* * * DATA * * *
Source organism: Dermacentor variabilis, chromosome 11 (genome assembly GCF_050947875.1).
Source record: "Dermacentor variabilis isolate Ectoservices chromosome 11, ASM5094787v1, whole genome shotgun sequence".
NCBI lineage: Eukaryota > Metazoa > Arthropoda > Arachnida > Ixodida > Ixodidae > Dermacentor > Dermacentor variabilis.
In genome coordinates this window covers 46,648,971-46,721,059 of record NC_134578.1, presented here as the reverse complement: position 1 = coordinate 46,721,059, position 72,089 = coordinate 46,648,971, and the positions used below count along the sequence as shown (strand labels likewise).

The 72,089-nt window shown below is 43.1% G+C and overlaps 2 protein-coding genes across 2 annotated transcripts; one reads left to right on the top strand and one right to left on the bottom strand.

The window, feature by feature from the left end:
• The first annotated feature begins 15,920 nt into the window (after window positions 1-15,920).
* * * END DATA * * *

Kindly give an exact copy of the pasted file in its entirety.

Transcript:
Source organism: Dermacentor variabilis, chromosome 11 (genome assembly GCF_050947875.1).
Source record: "Dermacentor variabilis isolate Ectoservices chromosome 11, ASM5094787v1, whole genome shotgun sequence".
NCBI lineage: Eukaryota > Metazoa > Arthropoda > Arachnida > Ixodida > Ixodidae > Dermacentor > Dermacentor variabilis.
In genome coordinates this window covers 46,648,971-46,721,059 of record NC_134578.1, presented here as the reverse complement: position 1 = coordinate 46,721,059, position 72,089 = coordinate 46,648,971, and the positions used below count along the sequence as shown (strand labels likewise).

The 72,089-nt window shown below is 43.1% G+C and overlaps 2 protein-coding genes across 2 annotated transcripts; one reads left to right on the top strand and one right to left on the bottom strand.

The window, feature by feature from the left end:
• The first annotated feature begins 15,920 nt into the window (after window positions 1-15,920).